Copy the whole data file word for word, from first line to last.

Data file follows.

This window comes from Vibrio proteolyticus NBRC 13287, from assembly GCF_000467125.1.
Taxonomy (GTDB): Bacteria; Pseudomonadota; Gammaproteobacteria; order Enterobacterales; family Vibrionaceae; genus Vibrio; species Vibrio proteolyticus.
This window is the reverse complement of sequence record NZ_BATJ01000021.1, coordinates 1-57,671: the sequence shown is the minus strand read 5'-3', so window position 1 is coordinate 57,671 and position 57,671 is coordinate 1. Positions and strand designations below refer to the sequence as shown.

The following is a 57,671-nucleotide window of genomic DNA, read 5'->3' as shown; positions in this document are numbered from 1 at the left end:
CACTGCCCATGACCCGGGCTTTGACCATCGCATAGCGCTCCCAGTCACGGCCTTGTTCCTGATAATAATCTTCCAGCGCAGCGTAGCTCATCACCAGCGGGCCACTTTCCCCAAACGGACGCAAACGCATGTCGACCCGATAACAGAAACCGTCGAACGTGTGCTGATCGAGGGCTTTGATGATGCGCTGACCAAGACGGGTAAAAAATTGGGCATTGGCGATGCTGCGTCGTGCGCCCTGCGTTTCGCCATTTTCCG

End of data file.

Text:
This window comes from Vibrio proteolyticus NBRC 13287, from assembly GCF_000467125.1.
Taxonomy (GTDB): Bacteria; Pseudomonadota; Gammaproteobacteria; order Enterobacterales; family Vibrionaceae; genus Vibrio; species Vibrio proteolyticus.
This window is the reverse complement of sequence record NZ_BATJ01000021.1, coordinates 1-57,671: the sequence shown is the minus strand read 5'-3', so window position 1 is coordinate 57,671 and position 57,671 is coordinate 1. Positions and strand designations below refer to the sequence as shown.

The following is a 57,671-nucleotide window of genomic DNA, read 5'->3' as shown; positions in this document are numbered from 1 at the left end:
CACTGCCCATGACCCGGGCTTTGACCATCGCATAGCGCTCCCAGTCACGGCCTTGTTCCTGATAATAATCTTCCAGCGCAGCGTAGCTCATCACCAGCGGGCCACTTTCCCCAAACGGACGCAAACGCATGTCGACCCGATAACAGAAACCGTCGAACGTGTGCTGATCGAGGGCTTTGATGATGCGCTGACCAAGACGGGTAAAAAATTGGGCATTGGCGATGCTGCGTCGTGCGCCCTGCGTTTCGCCATTTTCCG